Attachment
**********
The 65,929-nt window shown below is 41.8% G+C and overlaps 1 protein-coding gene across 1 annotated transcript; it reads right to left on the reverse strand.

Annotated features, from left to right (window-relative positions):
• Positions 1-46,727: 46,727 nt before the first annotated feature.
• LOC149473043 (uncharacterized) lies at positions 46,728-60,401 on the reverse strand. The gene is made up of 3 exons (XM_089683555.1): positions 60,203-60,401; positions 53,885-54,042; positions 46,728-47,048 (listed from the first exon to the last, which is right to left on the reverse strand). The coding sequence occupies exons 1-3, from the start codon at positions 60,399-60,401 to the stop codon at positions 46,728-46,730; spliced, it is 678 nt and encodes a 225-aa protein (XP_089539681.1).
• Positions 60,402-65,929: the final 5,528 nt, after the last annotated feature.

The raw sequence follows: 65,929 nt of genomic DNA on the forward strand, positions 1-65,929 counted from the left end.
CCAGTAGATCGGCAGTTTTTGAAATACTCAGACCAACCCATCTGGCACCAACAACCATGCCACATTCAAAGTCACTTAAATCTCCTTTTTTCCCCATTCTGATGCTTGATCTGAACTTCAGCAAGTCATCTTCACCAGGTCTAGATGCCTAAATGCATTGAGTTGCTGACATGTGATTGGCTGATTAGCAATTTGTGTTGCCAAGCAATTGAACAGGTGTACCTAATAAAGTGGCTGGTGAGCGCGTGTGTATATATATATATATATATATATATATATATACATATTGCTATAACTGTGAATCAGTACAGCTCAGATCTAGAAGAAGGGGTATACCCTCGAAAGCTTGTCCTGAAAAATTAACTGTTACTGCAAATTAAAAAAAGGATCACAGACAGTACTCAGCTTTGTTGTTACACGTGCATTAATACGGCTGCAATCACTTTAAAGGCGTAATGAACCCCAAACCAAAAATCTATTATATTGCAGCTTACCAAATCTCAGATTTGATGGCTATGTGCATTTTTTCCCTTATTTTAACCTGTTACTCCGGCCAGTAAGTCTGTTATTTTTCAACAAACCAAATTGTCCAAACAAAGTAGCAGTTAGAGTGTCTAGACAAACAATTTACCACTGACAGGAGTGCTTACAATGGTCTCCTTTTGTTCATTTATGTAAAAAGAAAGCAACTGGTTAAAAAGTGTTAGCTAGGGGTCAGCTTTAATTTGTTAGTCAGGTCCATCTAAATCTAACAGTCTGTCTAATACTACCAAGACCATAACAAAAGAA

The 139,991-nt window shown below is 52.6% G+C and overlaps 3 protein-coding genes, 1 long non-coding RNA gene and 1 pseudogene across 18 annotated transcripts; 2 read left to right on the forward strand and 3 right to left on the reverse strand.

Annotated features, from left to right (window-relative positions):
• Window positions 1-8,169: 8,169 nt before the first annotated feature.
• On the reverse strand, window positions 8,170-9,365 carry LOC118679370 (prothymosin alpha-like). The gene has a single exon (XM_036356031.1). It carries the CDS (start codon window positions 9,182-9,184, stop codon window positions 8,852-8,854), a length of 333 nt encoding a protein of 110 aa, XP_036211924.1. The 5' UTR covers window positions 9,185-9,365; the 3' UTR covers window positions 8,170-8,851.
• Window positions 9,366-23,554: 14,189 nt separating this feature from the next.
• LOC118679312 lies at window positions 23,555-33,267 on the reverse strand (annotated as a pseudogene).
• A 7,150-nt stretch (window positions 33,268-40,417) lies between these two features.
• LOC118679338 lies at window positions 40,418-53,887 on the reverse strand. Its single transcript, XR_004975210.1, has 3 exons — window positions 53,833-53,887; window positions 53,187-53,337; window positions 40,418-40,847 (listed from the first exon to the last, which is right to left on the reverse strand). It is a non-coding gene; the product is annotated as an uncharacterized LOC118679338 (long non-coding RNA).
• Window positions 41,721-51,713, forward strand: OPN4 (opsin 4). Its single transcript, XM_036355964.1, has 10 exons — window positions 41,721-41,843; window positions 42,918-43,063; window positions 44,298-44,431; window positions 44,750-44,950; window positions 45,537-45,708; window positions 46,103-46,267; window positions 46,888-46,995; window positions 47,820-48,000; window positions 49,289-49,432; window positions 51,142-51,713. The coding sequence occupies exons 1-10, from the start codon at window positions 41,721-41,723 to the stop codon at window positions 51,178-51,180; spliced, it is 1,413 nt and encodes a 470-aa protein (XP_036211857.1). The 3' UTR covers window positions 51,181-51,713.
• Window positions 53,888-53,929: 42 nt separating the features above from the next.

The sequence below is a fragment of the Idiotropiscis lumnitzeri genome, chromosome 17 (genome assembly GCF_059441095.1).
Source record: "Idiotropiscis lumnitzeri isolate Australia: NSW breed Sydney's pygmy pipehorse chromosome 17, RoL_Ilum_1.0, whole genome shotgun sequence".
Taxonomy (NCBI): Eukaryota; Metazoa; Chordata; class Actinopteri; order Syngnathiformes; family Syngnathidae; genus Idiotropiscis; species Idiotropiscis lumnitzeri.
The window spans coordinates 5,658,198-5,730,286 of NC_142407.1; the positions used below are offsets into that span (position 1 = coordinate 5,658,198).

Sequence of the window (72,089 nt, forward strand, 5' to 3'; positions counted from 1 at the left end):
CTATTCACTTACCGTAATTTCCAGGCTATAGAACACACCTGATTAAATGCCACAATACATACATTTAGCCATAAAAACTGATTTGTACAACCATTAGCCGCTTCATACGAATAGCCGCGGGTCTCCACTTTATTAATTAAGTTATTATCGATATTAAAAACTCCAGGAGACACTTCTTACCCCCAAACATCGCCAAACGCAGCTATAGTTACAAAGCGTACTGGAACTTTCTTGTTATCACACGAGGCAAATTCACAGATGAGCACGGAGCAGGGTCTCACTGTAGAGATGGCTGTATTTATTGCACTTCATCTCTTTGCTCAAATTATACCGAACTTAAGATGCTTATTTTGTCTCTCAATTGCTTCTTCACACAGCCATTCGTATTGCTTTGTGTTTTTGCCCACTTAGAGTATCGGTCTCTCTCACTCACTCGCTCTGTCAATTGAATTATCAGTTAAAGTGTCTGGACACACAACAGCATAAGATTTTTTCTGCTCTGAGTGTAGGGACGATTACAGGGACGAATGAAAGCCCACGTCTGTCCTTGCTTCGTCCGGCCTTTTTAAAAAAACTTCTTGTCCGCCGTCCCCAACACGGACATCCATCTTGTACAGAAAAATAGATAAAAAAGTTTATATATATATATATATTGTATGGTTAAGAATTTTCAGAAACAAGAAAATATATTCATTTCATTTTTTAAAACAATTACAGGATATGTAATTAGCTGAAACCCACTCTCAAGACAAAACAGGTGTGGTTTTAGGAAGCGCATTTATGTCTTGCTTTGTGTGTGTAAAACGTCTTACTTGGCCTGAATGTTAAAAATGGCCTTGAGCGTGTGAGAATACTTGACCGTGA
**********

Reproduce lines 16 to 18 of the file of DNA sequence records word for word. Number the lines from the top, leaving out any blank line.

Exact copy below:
• Window positions 41,721-51,713, forward strand: OPN4 (opsin 4). Its single transcript, XM_036355964.1, has 10 exons — window positions 41,721-41,843; window positions 42,918-43,063; window positions 44,298-44,431; window positions 44,750-44,950; window positions 45,537-45,708; window positions 46,103-46,267; window positions 46,888-46,995; window positions 47,820-48,000; window positions 49,289-49,432; window positions 51,142-51,713. The coding sequence occupies exons 1-10, from the start codon at window positions 41,721-41,723 to the stop codon at window positions 51,178-51,180; spliced, it is 1,413 nt and encodes a 470-aa protein (XP_036211857.1). The 3' UTR covers window positions 51,181-51,713.
• Window positions 53,888-53,929: 42 nt separating the features above from the next.

The sequence below is a fragment of the Idiotropiscis lumnitzeri genome, chromosome 17 (genome assembly GCF_059441095.1).